Chennai Journal
Sunday, March 25, 2007
A Sad Chapter
Roberta, Jonathan (shown above at the entrance) and I went to the Jewish cemetery. It has been moved a couple of times, most recently in the 1980s, and is located in a bustling area, down a narrow street, a couple of kilometres from the new City Centre shopping building on the one side and from the beach on the other. Next to the Jewish cemetery there is a Chinese cemetery and a Bahai cemetery, carved out from the same general area.

Other than being overgrown with weeds and tomato plants (which are cleaned out every few months by the caretaker) the graves were in decent repair, aided by a 12 foot high wall that was built with funds from one of the Jewish aid societies in North America. There are less than ten gravestones---the oldest from the 1700s and the most recent the caretaker's stepmother, buried in the late 1980s. Besides the Salomon family, who were merchants in the 1700s, the others are more recent and somewhat random (varying dates and names), including a young European woman (1920-1943) who may likely have been a refugee from Germany. But, from the dedication marker below dating from 1901, it is clear that much of the Jewish community of Madras had already disappeared by the turn of the last century, since the state of the cemetery even at that time needed oversight.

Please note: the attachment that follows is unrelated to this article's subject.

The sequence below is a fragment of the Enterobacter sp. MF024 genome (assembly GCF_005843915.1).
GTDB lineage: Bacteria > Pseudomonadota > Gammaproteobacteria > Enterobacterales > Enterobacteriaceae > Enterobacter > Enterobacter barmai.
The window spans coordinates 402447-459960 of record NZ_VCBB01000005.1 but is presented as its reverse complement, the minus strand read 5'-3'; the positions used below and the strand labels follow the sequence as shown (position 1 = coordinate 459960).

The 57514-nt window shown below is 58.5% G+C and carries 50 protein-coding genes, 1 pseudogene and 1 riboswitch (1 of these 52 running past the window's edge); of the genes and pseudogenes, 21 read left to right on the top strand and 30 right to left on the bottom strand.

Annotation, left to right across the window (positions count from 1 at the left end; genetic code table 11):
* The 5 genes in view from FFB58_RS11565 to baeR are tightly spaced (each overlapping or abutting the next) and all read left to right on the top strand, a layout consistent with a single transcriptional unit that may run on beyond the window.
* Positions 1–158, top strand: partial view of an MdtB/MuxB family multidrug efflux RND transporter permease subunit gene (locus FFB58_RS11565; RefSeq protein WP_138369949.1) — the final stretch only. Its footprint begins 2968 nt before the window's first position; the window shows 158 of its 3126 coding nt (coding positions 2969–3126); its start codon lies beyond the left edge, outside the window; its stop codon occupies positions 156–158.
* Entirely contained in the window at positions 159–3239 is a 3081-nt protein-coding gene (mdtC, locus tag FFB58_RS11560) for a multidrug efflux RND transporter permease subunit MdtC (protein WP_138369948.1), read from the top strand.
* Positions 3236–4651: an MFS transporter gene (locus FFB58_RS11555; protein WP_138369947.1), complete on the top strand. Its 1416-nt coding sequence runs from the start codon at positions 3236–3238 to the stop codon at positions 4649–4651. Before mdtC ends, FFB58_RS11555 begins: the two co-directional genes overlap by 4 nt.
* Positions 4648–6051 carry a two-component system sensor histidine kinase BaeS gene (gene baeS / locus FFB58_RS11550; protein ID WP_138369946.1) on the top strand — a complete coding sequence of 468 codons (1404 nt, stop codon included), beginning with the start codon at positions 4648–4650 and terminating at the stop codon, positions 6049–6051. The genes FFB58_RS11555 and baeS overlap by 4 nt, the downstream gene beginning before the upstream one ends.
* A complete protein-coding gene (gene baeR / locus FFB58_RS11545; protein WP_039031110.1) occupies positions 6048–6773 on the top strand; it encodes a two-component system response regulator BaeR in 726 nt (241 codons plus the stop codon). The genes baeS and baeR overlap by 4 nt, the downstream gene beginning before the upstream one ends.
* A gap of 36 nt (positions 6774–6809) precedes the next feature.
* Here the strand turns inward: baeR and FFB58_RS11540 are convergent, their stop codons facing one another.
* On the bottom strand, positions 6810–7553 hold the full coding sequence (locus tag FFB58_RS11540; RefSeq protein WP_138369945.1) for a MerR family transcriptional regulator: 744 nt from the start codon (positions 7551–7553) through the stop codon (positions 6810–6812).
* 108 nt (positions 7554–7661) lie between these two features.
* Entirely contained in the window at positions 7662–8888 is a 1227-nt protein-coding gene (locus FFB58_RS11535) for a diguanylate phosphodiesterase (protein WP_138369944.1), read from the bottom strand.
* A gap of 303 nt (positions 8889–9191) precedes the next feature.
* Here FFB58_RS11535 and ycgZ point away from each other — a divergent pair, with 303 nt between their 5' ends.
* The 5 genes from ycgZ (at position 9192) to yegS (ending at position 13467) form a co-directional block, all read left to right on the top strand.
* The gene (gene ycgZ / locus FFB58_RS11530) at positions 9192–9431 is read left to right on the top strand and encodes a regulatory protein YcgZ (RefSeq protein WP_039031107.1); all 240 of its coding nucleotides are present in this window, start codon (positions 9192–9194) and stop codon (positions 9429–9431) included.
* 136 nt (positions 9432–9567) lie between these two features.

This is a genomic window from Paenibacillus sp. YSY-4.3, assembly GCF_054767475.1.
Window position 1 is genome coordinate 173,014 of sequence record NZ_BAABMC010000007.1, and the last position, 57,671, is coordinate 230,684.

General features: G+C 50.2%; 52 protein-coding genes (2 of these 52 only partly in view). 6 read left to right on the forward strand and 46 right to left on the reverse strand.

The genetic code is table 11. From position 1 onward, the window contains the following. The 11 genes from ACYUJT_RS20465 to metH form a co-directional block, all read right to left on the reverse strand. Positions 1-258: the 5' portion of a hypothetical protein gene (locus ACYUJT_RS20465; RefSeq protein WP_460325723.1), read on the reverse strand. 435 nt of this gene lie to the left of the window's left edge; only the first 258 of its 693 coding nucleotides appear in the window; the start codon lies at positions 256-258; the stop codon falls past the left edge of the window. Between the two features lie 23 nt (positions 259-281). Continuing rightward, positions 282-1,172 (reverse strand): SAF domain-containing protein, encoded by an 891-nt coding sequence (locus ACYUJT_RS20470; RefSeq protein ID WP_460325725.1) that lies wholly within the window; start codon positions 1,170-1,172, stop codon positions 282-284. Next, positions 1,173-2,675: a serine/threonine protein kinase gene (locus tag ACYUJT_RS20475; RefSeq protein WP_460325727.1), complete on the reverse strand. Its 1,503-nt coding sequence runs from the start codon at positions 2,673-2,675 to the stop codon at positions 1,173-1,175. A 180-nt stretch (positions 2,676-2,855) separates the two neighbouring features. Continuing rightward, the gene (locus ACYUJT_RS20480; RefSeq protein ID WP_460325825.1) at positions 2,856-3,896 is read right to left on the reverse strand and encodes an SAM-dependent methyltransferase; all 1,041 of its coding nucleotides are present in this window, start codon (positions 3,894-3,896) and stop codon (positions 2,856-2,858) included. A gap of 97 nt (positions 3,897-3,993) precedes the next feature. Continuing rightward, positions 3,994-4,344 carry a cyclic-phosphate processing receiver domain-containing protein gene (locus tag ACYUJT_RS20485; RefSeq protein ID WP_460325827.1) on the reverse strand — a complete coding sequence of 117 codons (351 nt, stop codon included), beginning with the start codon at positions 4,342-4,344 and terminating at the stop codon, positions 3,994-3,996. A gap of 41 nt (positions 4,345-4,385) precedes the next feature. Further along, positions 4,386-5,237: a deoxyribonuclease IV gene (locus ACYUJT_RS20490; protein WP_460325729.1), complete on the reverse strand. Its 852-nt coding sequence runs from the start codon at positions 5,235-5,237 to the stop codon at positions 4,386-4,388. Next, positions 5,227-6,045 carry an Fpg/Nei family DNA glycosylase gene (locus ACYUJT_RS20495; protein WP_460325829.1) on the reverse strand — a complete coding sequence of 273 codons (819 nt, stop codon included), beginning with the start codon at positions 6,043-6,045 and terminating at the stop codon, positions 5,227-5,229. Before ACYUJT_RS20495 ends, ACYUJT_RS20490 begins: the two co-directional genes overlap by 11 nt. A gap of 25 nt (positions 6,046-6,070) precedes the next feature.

A Chinese cemetery in Madras? This is extraordinary. I never knew there had been much of a Chinese presence in the city. Did you get any photos of it?
No sorry, we didn't. But it appeared to be in about the same state as the Jewish one.
I am visiting Chennai next week and if I can find it may visit the Jewish Cemetery, is it easy to locate?

Came across your blog when typing Chennai and Jewish on Google.

Do you have the name/address of the Jewish (native) family in Chennai? I may be going there to work in April 08.

Thanks, Rocky
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